How bad will California's fire season be? Here's what we know

Los Angeles, California - Forecasters take into account many factors when predicting how active a fire season might be, said Nick Nauslar, fire meteorologist at the National Interagency Fire Center in Boise, Idaho.

September 28, 2020: wildfire flames tore through the famous wine region in Calistoga, California.
September 28, 2020: wildfire flames tore through the famous wine region in Calistoga, California.  © IMAGO / ZUMA Wire

"When we're looking at creating our monthly and seasonal forecasts, we're looking at where there are areas of drought," he said.

"And then in the shorter term, are we going to see weather conducive for fire ignition and spread?"

These are the points taken into consideration when forecasting a fire season:

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Firefighting Houston mayor's longstanding battle with local fire union goes up in a blaze
  • Long-term drought: drought cures vegetation and soils, priming the landscape to burn.
  • Short-term drought: spring rain can delay the start of the fire season, but in some lower-elevation areas, it can also feed the growth of vegetation that will dry out and fuel fires later in the summer.
  • Climate: hot, dry conditions and – in particular – intense heat waves have been linked to more active fire seasons.
  • Weather: meteorologists consider both long- and short-range weather forecasts when predicting whether conditions will be conducive to fires starting and spreading rapidly. Lightning storms spark fires, and dry and windy conditions can further promote rapid fire spread. Atmospheric instability can result when warm air near the surface meets cooler air aloft, allowing fires to develop massive plumes that create their own weather.
  • Human behavior: humans are responsible for the majority of fire ignitions, Nauslar explained. Although their behavior is impossible to predict, fire managers tend to see an uptick in fire starts on weekends, especially holiday weekends. Right now, Nauslar said, California's mountains and foothills are projected to see "above normal significant fire potential" starting in July and maybe even June.

But there are a couple of key variables that haven't yet taken shape.

Here's what we know heading into this fire season:

California is in a long-term drought, and vegetation and soils are very dry.

The water content of the Sierra snowpack, which is the state's largest naturally occurring reservoir, has dwindled to 28% of normal for this time of year.

Forecasters expect the region will remain largely dry through June.

Temperatures are expected to be above normal this summer.

Here's what we don't know yet:

Will there be an above-normal incidence of lightning and wind events that spark fires and drive their spread?

Will tropical-storm remnants traveling up the coast or other weather systems create instability in the atmosphere that can also result in lightning and nurture rapid fire spread?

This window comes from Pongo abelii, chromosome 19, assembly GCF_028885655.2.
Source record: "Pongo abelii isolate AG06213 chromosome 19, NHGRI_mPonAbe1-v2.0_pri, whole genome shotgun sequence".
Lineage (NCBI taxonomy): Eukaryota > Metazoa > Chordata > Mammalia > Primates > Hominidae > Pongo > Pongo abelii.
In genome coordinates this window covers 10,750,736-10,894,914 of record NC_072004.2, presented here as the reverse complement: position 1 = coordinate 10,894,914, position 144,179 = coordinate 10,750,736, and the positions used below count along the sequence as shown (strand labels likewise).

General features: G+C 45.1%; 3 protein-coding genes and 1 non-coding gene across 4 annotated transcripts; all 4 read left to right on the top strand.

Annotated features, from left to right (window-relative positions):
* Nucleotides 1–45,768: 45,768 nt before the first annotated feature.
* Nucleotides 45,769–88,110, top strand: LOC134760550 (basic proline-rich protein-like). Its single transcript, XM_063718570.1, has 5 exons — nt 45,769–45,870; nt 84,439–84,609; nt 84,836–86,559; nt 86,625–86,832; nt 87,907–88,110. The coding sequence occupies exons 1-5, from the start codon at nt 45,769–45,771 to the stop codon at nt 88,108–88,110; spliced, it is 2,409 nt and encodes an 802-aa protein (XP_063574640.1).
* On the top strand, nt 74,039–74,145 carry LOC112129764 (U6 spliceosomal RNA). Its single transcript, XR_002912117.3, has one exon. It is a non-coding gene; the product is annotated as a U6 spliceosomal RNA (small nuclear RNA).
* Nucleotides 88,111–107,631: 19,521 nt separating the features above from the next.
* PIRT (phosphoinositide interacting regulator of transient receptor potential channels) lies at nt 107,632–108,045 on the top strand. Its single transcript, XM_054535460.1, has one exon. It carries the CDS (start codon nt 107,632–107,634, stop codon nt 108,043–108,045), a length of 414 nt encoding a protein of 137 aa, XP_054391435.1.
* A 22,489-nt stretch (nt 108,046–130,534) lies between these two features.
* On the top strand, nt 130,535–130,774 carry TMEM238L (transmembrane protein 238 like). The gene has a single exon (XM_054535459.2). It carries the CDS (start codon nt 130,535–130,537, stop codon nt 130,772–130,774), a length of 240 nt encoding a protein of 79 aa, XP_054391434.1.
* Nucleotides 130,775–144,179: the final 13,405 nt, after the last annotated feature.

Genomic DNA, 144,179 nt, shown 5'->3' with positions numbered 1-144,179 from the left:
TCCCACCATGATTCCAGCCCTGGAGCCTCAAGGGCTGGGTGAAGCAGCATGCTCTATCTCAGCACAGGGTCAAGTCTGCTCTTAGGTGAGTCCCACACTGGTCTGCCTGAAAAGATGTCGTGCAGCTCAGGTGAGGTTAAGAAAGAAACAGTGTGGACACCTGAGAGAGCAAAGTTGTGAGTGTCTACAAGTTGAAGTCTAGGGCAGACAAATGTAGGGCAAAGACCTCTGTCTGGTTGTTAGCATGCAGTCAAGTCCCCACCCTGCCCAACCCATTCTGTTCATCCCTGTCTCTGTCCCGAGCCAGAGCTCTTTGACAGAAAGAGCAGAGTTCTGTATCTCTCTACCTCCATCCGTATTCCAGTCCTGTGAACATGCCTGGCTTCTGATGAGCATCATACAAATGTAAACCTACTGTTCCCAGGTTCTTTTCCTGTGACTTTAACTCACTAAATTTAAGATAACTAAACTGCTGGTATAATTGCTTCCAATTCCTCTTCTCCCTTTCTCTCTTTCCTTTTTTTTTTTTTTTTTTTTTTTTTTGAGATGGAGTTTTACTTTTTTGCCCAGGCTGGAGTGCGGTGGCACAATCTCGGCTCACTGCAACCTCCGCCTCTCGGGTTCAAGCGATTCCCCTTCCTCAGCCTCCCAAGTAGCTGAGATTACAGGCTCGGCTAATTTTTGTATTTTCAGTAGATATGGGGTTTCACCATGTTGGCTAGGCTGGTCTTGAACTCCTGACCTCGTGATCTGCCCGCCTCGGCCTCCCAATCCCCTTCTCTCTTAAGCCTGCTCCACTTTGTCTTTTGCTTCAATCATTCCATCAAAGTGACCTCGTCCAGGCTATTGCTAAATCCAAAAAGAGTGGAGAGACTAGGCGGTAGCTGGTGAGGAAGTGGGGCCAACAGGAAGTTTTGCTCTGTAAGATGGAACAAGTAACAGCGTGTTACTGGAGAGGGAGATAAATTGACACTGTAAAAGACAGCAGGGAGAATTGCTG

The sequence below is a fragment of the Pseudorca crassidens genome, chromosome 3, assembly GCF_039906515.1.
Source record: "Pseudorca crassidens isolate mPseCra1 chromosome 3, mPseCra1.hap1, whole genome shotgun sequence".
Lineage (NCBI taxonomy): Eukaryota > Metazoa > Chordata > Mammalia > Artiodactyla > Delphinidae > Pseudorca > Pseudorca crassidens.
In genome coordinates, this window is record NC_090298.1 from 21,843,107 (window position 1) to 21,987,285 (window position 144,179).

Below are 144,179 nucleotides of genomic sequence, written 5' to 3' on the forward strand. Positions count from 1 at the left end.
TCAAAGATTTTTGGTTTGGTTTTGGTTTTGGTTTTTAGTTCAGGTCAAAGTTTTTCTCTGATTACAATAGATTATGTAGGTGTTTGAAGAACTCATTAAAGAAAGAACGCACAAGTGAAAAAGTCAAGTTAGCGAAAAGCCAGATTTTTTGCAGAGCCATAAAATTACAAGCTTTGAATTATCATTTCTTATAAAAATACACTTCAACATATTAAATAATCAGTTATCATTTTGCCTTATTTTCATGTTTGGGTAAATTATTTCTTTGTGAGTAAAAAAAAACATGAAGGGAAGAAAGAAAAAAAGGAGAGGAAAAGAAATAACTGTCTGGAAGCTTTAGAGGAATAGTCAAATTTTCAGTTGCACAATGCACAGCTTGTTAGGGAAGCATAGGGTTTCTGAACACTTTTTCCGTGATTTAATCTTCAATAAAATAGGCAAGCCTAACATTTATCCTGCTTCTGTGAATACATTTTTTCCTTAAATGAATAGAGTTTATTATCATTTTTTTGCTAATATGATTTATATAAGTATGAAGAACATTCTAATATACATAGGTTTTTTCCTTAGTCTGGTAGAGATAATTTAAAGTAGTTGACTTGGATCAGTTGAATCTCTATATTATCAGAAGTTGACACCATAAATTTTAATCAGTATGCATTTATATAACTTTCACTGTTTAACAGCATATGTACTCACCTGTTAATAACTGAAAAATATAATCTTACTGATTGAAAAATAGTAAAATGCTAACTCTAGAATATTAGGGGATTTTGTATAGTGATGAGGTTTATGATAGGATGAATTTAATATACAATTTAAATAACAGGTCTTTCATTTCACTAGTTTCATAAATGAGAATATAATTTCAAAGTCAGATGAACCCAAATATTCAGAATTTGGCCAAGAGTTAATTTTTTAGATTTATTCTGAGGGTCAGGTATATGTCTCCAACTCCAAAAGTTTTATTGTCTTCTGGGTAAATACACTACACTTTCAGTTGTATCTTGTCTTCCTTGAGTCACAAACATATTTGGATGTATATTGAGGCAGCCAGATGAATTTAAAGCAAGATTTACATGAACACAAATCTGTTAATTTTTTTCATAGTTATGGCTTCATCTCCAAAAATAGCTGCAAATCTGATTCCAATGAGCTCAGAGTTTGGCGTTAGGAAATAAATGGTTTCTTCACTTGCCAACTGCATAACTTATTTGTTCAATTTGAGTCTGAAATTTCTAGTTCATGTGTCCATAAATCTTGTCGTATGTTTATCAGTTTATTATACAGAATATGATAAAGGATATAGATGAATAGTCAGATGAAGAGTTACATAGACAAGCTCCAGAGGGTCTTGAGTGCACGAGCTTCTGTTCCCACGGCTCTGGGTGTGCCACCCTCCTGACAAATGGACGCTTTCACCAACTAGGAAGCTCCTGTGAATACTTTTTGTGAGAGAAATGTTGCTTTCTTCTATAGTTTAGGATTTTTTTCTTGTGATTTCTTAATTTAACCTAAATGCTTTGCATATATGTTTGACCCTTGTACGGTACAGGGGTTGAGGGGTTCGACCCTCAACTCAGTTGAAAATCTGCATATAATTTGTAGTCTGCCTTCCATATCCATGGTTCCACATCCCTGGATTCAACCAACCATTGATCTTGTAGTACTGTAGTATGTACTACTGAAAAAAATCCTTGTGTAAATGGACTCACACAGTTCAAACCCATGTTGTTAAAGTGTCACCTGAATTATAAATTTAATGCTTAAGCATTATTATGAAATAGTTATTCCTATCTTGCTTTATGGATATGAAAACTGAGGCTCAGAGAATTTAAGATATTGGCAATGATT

How many fires will be started by accidents, arson, downed power lines, or other human causes, and how large will they grow?

How climate change and human activity are elevating the risk of wildfires

September, 21, 2020: firefighters rest on the Angeles Crest Highway as smoke from the Bobcat Fire envelops the San Gabriel Mountains in Juniper Hills, California.
September, 21, 2020: firefighters rest on the Angeles Crest Highway as smoke from the Bobcat Fire envelops the San Gabriel Mountains in Juniper Hills, California.  © IMAGO / UPI Photo

Unfortunately, experts say several factors are helping to elevate California's significant wildfire risk as time goes on.

Here's how climate change and other shifts in human activity are helping predispose the state to more-damaging fire seasons:

Hotter, drier conditions – with more intense periods of precipitation and longer dry spells between them – means vegetation is primed to burn.

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Firefighting Firefighters use jaws of life to rescue woman from fetish stunt gone wrong!

There's some evidence that climate change is increasing the incidence of lightning as the atmosphere becomes hotter at the surface and less stable, boosting the risk of thunderstorms.

Drought-stressed trees are vulnerable to fatal bark beetle infestations, and the resulting stands of dead fuel that accumulate in forests can make fires burn hotter and spread more rapidly.

Rising temperatures mean more precipitation is falling as rain rather than as snow, and the snowpack is melting earlier in the year, leading to fire seasons that start sooner and last longer.

More humans are moving into previously unpopulated wildland areas, increasing the likelihood that they will start fires in these areas and that the resulting fires will threaten people and their homes.

Cover photo: IMAGO / ZUMA Wire

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